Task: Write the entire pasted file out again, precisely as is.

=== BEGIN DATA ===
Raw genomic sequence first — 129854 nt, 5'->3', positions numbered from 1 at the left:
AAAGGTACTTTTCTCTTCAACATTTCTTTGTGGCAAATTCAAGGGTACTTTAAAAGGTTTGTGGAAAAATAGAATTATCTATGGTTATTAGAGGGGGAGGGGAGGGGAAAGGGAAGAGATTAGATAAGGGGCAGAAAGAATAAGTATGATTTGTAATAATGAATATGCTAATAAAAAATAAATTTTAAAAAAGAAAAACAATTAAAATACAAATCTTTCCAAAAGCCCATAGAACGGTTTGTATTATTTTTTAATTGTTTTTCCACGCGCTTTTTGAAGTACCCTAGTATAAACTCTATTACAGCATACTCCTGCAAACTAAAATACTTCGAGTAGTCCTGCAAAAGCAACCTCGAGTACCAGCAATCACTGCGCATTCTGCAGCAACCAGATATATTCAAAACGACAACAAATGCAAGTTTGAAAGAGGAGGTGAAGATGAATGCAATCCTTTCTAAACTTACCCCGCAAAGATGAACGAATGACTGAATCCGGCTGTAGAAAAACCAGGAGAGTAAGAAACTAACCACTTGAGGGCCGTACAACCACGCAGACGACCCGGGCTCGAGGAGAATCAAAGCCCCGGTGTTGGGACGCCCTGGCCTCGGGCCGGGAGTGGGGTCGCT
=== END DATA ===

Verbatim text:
Raw genomic sequence first — 129854 nt, 5'->3', positions numbered from 1 at the left:
AAAGGTACTTTTCTCTTCAACATTTCTTTGTGGCAAATTCAAGGGTACTTTAAAAGGTTTGTGGAAAAATAGAATTATCTATGGTTATTAGAGGGGGAGGGGAGGGGAAAGGGAAGAGATTAGATAAGGGGCAGAAAGAATAAGTATGATTTGTAATAATGAATATGCTAATAAAAAATAAATTTTAAAAAAGAAAAACAATTAAAATACAAATCTTTCCAAAAGCCCATAGAACGGTTTGTATTATTTTTTAATTGTTTTTCCACGCGCTTTTTGAAGTACCCTAGTATAAACTCTATTACAGCATACTCCTGCAAACTAAAATACTTCGAGTAGTCCTGCAAAAGCAACCTCGAGTACCAGCAATCACTGCGCATTCTGCAGCAACCAGATATATTCAAAACGACAACAAATGCAAGTTTGAAAGAGGAGGTGAAGATGAATGCAATCCTTTCTAAACTTACCCCGCAAAGATGAACGAATGACTGAATCCGGCTGTAGAAAAACCAGGAGAGTAAGAAACTAACCACTTGAGGGCCGTACAACCACGCAGACGACCCGGGCTCGAGGAGAATCAAAGCCCCGGTGTTGGGACGCCCTGGCCTCGGGCCGGGAGTGGGGTCGCT